The Pillowman (Bedlam Theatre 2 – 6 Feb. ’16)

Scott Meenan as Katurian. Photo: Mollie Hodkinson

 “This show  will wring the life out of you, in the best way possible.”

Editorial Rating: 4 Stars Outstanding

Pillowman is to dark comedy what heroin is to vapor rub. Martin McDonagh’s tale of bloody flesh and fairytales is dark, dirty and sometimes barefacedly brutal – and in the hands of director Emily Aboud, often stingingly clever as well.

Set in a faceless concrete prison, ‘Pillowman’ tells the story of writer Katurian questioned about gory child murders strongly resembling the short stories he writes. Throw in a heaping helping of torture, a pinch of weirdly psychotic police banter and as much moral relativism as you can stomach, and you’ve got a play which (despite quite a few good laughs) stays tensely uncomfortable the entire way through. Make no mistakes: this show  will wring the life out of you, in the best way possible.

But a script without a director doesn’t get too far, and with Emily Aboud returning to the stage after her barnstorming production of Equus, there’s never any doubt it’s in safe hands. Apart from some strangely static blocking at the beginning, her overall vision for the production strikes gold: McDonagh’s work feels just as grittily surreal as it should.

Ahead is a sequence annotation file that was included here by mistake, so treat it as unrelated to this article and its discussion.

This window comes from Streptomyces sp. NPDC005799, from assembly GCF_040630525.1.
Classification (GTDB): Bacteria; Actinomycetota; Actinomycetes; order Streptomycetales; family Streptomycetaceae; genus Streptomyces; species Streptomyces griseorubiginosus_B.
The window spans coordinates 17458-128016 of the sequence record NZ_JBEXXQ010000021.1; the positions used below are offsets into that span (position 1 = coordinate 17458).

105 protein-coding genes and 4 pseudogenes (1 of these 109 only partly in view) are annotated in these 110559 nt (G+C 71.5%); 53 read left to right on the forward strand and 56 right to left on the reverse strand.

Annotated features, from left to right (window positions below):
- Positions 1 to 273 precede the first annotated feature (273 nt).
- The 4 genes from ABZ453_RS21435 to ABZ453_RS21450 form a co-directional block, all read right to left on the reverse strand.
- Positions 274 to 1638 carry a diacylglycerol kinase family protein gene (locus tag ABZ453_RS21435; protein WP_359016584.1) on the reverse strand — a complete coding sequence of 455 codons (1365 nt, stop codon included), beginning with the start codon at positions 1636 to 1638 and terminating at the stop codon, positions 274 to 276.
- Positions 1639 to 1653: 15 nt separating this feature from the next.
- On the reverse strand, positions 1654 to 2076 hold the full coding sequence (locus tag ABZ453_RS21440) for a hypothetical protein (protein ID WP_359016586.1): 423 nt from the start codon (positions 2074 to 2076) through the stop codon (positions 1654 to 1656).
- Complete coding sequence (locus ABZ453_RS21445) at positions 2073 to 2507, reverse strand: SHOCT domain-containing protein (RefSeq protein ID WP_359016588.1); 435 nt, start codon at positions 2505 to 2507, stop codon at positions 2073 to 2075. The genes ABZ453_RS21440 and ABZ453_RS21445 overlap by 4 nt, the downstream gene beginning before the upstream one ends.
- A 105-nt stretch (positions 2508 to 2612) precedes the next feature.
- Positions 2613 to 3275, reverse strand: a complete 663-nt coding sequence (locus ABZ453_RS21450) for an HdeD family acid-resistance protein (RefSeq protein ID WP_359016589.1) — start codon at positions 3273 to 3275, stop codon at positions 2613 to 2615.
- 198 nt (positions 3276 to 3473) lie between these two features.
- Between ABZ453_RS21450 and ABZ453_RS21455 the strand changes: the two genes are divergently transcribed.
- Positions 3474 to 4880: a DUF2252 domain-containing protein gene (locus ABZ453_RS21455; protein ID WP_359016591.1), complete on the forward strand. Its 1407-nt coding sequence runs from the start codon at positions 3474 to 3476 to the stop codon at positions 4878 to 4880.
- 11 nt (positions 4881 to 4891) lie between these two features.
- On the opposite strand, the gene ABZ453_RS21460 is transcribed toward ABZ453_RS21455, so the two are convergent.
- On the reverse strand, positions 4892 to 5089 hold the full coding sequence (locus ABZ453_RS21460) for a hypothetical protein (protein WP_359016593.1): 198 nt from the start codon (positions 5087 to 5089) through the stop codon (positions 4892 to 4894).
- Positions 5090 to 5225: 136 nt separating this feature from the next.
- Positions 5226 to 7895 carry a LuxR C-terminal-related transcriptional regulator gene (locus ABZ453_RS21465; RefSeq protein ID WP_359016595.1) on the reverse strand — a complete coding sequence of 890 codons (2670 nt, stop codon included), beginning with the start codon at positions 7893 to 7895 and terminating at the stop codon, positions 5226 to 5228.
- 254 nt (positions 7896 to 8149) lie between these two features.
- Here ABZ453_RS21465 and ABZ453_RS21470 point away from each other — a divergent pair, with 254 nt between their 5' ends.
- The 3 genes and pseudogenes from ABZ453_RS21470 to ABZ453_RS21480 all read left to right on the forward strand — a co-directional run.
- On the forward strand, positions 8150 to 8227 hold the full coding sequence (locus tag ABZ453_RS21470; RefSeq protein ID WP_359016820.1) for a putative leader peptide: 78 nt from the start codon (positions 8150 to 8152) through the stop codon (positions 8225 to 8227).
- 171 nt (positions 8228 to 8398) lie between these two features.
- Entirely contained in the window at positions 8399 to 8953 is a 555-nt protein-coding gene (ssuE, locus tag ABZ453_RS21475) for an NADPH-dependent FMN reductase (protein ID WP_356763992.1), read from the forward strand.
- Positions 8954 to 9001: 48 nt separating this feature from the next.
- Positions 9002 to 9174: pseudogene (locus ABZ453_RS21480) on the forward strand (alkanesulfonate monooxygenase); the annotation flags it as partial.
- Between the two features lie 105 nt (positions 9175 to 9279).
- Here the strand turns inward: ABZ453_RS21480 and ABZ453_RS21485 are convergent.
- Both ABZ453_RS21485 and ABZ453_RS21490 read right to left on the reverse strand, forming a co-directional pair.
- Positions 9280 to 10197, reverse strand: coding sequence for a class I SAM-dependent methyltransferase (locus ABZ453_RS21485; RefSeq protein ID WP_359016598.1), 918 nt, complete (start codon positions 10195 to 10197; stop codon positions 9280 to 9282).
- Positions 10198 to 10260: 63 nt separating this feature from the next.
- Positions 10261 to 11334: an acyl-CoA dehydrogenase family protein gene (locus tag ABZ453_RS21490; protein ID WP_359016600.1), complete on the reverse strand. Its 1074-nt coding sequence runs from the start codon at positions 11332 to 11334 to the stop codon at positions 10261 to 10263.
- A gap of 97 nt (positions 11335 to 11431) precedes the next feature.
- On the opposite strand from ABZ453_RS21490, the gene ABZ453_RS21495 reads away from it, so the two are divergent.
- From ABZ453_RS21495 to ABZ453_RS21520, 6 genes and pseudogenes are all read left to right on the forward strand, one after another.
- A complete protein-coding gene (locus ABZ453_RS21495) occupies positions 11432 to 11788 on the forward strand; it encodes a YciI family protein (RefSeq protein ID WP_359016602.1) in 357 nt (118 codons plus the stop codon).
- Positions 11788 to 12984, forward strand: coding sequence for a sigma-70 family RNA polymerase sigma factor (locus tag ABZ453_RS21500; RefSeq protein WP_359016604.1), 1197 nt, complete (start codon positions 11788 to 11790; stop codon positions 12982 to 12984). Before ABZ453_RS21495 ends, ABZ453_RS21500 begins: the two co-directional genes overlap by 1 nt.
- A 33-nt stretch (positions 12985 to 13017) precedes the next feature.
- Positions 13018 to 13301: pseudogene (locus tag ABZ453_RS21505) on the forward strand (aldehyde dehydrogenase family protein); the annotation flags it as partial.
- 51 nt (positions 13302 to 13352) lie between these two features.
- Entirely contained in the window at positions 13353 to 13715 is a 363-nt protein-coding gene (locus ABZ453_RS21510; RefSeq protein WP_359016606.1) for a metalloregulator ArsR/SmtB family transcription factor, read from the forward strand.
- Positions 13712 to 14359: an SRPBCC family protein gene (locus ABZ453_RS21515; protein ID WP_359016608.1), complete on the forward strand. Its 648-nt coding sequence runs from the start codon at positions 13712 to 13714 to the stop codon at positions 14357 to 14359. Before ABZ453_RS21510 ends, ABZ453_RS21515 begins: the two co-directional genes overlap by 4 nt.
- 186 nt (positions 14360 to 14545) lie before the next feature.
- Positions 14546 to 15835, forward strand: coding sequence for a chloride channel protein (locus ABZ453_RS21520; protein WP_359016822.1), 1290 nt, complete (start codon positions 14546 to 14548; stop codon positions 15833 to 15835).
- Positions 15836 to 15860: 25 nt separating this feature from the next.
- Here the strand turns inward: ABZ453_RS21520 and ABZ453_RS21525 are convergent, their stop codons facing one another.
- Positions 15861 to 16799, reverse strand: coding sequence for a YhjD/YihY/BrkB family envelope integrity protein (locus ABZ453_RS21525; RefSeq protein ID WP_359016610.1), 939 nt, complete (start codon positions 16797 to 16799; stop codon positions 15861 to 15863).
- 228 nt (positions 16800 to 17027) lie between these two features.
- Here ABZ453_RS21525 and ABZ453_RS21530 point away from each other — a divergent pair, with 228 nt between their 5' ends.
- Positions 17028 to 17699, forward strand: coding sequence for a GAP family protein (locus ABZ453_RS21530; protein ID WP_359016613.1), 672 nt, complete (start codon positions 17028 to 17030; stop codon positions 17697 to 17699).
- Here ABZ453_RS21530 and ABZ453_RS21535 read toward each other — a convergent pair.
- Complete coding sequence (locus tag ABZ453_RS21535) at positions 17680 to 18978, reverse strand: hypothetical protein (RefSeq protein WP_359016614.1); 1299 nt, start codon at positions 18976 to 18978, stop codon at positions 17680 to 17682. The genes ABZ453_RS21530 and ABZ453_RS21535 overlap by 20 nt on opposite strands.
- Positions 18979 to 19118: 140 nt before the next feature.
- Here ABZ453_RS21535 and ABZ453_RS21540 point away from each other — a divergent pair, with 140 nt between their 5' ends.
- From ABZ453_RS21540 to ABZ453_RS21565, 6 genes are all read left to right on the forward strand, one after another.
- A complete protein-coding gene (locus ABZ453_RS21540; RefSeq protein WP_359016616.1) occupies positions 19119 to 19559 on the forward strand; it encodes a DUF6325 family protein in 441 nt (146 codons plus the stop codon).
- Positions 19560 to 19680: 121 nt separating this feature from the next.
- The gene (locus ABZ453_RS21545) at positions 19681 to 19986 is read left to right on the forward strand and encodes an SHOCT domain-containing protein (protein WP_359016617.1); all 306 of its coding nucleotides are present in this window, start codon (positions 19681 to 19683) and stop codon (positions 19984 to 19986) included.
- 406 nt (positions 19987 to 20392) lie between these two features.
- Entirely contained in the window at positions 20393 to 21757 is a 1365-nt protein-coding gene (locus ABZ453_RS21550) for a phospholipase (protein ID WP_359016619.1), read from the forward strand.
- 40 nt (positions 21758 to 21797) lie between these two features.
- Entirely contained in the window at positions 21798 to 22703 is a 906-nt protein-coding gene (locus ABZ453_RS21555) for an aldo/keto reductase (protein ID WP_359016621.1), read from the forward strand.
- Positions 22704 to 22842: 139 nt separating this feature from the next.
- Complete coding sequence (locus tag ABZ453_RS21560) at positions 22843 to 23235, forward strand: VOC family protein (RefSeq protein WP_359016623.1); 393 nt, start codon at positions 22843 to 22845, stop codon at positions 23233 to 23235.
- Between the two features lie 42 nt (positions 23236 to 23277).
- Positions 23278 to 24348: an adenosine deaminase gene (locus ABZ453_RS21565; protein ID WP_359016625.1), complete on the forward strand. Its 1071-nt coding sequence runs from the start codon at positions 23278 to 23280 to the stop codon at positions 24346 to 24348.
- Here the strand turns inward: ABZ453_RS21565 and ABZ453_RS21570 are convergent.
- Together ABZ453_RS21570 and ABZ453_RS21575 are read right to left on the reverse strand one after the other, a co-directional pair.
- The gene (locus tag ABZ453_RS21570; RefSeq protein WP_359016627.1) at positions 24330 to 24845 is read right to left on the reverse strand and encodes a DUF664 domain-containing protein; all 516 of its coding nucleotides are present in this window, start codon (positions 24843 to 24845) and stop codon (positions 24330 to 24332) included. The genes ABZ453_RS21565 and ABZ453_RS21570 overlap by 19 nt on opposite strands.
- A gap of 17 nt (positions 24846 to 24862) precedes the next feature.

And on the note of surreality, the set for this production is a gem- it’s not often I’ve seen twists dependent entirely on clever set design, let alone done so with such skill. There were some design choices, though, which seemed less prudent than others: a series of videos projected onto the stage wall would have had twice the impact if performed live. Whilst the presentation detracted nothing, it was slightly disappointing to think of its potential. And to sound designer Alex Greenwald, I’ll say only this: The low ambient drone? Fantastically slithery.

Luckily, the propitious problem of wasted potential is brilliantly absent from the cast. Theatre veteran Scott Meenan captures the quiet intensity of Katurian excellently. Subtle yet passionate is a hard duality to pull off, so it was a joy to see it done so well. And even more so when combined with Douglas Clark as Michal: the burden of the fool in black comedy is a heavy one, but Clark makes the part feel as natural as breathing.